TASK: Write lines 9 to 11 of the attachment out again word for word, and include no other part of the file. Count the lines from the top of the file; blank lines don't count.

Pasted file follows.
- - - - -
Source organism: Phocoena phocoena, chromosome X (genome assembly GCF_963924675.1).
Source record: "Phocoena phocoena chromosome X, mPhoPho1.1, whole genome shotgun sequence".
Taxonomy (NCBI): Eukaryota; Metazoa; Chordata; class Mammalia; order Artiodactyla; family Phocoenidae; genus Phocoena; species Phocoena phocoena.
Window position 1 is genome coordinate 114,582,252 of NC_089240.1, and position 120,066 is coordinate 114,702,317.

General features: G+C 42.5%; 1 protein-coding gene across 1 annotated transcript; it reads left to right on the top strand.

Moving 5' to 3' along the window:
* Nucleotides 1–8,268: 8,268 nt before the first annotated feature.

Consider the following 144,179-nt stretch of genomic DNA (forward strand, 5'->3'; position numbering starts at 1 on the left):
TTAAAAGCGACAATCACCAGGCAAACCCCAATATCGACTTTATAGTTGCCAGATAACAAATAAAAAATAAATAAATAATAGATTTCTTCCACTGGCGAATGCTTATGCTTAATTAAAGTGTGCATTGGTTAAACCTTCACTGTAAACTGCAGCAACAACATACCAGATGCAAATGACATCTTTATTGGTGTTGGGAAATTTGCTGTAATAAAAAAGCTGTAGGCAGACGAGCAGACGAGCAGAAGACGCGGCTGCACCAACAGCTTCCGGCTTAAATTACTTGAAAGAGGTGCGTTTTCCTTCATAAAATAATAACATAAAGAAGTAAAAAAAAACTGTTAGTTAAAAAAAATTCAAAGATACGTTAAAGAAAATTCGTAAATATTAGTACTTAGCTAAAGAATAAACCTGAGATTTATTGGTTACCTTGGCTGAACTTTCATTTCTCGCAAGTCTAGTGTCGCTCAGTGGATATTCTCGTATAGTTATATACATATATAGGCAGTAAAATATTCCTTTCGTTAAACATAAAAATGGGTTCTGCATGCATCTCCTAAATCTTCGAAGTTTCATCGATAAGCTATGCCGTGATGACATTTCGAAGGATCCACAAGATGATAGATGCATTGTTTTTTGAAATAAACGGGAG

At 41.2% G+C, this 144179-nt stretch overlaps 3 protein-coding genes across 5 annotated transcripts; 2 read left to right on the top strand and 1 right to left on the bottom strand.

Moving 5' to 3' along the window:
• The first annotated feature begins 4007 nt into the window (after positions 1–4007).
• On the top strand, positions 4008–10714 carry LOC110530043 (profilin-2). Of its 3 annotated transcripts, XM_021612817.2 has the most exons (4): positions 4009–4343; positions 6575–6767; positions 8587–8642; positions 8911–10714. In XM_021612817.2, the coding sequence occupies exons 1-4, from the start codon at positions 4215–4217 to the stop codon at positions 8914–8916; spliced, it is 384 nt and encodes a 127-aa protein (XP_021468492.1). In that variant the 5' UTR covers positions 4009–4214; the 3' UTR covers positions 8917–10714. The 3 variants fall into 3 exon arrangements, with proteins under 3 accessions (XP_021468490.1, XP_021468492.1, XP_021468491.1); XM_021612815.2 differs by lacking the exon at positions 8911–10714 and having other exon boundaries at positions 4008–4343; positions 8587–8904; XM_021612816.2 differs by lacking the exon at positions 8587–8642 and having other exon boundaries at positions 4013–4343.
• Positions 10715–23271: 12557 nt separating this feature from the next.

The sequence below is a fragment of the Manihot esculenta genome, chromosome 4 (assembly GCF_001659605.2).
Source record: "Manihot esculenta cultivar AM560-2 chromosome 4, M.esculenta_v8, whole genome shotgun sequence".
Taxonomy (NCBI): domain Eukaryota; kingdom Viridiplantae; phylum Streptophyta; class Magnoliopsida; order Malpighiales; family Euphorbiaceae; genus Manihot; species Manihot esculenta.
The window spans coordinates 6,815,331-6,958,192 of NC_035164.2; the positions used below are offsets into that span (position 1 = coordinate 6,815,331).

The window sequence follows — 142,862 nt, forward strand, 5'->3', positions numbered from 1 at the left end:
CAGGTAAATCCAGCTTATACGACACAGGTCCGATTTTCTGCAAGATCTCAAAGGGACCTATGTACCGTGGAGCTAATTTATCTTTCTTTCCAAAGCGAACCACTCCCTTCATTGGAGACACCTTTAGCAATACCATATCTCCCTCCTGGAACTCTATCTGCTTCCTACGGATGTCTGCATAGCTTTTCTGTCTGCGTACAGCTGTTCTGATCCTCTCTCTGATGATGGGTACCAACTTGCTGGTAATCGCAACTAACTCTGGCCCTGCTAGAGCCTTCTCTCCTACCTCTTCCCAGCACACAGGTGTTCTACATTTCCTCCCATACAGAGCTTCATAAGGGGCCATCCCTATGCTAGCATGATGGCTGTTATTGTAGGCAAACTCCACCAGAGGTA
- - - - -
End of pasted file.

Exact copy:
TTAAAAGCGACAATCACCAGGCAAACCCCAATATCGACTTTATAGTTGCCAGATAACAAATAAAAAATAAATAAATAATAGATTTCTTCCACTGGCGAATGCTTATGCTTAATTAAAGTGTGCATTGGTTAAACCTTCACTGTAAACTGCAGCAACAACATACCAGATGCAAATGACATCTTTATTGGTGTTGGGAAATTTGCTGTAATAAAAAAGCTGTAGGCAGACGAGCAGACGAGCAGAAGACGCGGCTGCACCAACAGCTTCCGGCTTAAATTACTTGAAAGAGGTGCGTTTTCCTTCATAAAATAATAACATAAAGAAGTAAAAAAAAACTGTTAGTTAAAAAAAATTCAAAGATACGTTAAAGAAAATTCGTAAATATTAGTACTTAGCTAAAGAATAAACCTGAGATTTATTGGTTACCTTGGCTGAACTTTCATTTCTCGCAAGTCTAGTGTCGCTCAGTGGATATTCTCGTATAGTTATATACATATATAGGCAGTAAAATATTCCTTTCGTTAAACATAAAAATGGGTTCTGCATGCATCTCCTAAATCTTCGAAGTTTCATCGATAAGCTATGCCGTGATGACATTTCGAAGGATCCACAAGATGATAGATGCATTGTTTTTTGAAATAAACGGGAG

At 41.2% G+C, this 144179-nt stretch overlaps 3 protein-coding genes across 5 annotated transcripts; 2 read left to right on the top strand and 1 right to left on the bottom strand.

Moving 5' to 3' along the window: